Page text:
it’s often in the interests of co-working space operators not to inflate the cost of their memberships, or charge extortionate prices for desk space, even when faced with potentially huge overhead cost increases.

Co-working spaces may therefore offer the best option for small business owners looking to circumvent the business rates rise. Founder and director at London-based co-working space managing agency The Brew, Andrew Clough, told Business Advice that remaining the most cost-effective option for startups was his primary objective.

He said: We can either increase our membership prices, increase the density of our members in the space, or look to create supplementary income on top of what we offer.

were determined to avoid the first two options for as long as possible, as our objective is to provide spaces where startups can thrive. That means developing add-ons and supplementary services, to make more profit from the space we already have.

Business rates loopholes could be forthcoming If you’re the owner of industrial premises one of three types of commercial property which also includes retail and office premises then you may be entitled to a six-month business rates exemption if your premises remain empty.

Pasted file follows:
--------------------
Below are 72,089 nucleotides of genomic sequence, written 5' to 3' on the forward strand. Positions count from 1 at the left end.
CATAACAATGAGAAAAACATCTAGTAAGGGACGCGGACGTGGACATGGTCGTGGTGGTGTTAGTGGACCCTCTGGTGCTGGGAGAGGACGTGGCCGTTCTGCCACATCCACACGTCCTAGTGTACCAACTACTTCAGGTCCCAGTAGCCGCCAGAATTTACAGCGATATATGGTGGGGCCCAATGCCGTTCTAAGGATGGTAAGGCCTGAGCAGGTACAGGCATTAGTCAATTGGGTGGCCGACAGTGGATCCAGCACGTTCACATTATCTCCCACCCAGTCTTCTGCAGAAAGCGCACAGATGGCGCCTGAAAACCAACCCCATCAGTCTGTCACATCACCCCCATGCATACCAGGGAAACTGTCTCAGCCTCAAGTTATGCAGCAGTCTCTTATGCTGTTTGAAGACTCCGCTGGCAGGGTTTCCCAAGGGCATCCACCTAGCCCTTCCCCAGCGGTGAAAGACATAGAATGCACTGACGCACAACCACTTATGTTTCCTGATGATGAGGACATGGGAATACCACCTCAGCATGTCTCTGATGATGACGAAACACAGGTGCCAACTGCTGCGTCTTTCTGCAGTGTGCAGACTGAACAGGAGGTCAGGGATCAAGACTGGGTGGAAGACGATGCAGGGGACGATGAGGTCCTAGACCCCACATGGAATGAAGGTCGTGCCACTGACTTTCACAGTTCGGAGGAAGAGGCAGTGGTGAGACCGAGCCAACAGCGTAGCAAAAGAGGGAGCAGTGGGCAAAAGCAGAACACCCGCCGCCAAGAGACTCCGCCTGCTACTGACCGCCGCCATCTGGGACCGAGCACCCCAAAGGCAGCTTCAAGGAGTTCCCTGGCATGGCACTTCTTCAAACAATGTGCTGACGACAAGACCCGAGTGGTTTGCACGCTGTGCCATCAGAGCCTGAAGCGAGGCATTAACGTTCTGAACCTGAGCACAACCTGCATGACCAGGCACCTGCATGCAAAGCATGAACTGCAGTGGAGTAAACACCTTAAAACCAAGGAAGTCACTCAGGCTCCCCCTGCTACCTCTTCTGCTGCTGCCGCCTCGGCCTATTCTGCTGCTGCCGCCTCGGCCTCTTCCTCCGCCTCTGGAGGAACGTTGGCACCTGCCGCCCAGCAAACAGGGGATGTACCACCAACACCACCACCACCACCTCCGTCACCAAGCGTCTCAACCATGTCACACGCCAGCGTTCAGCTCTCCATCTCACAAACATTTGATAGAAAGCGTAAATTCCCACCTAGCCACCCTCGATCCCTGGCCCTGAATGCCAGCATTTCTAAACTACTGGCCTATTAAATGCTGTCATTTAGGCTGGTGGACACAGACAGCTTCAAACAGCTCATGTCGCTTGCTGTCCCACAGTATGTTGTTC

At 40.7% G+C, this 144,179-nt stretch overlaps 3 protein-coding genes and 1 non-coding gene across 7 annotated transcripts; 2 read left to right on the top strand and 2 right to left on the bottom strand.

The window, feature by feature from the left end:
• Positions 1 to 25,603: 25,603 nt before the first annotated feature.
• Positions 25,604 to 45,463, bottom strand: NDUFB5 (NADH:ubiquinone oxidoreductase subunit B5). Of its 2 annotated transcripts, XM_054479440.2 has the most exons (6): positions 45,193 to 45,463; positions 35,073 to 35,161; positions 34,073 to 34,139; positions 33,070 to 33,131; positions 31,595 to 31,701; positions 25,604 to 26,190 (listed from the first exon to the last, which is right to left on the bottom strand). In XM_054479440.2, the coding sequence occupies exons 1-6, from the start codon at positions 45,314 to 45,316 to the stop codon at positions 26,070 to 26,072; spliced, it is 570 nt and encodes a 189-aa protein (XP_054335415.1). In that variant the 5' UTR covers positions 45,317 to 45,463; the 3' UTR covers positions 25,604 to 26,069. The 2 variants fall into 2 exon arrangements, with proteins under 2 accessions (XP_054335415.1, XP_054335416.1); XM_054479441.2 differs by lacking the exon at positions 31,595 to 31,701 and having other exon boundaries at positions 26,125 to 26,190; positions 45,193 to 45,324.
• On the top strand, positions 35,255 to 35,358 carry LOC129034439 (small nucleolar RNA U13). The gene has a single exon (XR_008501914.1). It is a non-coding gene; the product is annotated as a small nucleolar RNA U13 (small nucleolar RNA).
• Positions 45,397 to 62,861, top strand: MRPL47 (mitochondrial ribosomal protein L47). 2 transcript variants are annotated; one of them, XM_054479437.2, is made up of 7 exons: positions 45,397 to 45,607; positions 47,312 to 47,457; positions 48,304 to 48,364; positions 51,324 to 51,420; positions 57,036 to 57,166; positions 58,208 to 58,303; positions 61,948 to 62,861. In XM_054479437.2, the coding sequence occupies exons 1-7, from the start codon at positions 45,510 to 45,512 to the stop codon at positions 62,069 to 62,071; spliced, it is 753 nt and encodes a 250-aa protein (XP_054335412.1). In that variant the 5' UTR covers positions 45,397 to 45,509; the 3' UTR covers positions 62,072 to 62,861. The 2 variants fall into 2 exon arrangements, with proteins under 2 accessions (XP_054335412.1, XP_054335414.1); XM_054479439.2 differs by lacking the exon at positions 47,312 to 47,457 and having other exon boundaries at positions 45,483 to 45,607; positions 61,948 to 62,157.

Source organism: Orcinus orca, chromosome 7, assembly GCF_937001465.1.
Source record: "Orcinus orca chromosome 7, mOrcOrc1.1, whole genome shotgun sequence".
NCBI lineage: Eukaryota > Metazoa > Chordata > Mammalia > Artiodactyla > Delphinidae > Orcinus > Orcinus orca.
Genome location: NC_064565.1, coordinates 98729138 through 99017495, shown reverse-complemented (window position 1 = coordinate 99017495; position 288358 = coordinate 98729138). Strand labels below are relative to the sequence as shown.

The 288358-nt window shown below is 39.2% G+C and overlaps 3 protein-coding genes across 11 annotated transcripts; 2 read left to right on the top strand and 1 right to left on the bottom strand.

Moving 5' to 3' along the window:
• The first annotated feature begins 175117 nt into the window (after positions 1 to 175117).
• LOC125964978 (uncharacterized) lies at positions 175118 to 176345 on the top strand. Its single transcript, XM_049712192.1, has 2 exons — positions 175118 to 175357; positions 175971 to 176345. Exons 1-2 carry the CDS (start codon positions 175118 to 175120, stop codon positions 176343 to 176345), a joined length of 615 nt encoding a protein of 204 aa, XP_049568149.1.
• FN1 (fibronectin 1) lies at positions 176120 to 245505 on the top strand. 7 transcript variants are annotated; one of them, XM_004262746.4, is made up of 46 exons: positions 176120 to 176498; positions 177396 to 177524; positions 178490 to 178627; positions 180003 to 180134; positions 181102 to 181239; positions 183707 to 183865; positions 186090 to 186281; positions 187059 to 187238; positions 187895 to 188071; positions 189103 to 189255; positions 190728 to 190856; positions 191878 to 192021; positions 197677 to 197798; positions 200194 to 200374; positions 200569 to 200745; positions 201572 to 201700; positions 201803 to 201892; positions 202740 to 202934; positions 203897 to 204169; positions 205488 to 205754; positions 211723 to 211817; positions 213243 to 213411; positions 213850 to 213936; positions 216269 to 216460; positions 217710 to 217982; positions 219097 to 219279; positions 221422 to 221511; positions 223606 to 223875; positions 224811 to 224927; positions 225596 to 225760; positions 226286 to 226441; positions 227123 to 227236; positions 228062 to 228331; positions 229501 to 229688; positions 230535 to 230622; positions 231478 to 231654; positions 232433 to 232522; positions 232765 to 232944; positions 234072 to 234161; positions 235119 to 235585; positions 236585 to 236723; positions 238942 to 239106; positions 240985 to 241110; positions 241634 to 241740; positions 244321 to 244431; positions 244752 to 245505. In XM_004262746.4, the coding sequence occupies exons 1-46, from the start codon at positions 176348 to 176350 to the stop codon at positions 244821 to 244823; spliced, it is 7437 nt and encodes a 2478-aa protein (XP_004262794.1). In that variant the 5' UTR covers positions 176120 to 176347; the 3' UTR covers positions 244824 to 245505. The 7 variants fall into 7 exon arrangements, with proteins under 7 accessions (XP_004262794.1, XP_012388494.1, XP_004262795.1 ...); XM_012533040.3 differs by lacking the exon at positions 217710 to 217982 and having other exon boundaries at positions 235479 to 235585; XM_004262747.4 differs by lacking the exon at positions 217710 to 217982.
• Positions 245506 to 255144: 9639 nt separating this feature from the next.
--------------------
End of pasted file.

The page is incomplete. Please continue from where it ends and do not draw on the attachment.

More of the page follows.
Rural industrial warehouses
Out-of-town industrial premises will see lower business rates increases
This six-month period can restart every time the industrial premises become vacant again. So, if landlords of empty industrial premises can find occupants for a short-term period of just a few weeks or months, they may be able to claim business rates exemption each time the premises next become empty one of the more useful business rates loopholes.

In this instance, it’s vital landlords can prove the short-term occupation? of tenants, and the rulings of different local UK authorities may vary on the issue, according to a recent report from the Institute of Chartered Accountants in England and Wales (ICAEW).

With shop owners in London typically facing more than ten per cent business rates rises this year, it’s the online retailers, operating from industrial premises located out-of-town, which stand to lose the least from the revaluation.

Out-of-town industrial premises face business rates increases of just two per cent on average, according to analysis from CVS, indicating that to make use of business rates loopholes, small retail business owners should consider moving away from a reliance on in-store trade and invest more in their e-commerce offering, to encourage customers to buy online.

Alan Hawkins, a spokesperson for the Independent Retailers Association, recently said in a statement: If you’re sending your product straight to the consumer, and your business rates are based on industrial warehouse rates, you’ve a massive competitive advantage.

While it may not be possible for owners to take advantage of business rates loopholes, the examples given here prove that for many small UK company owners, taking time to fully research their options, or investing in professional tax advice, could result in significant savings, softening the business rates blow.

This article was originally published on 9 May 2017.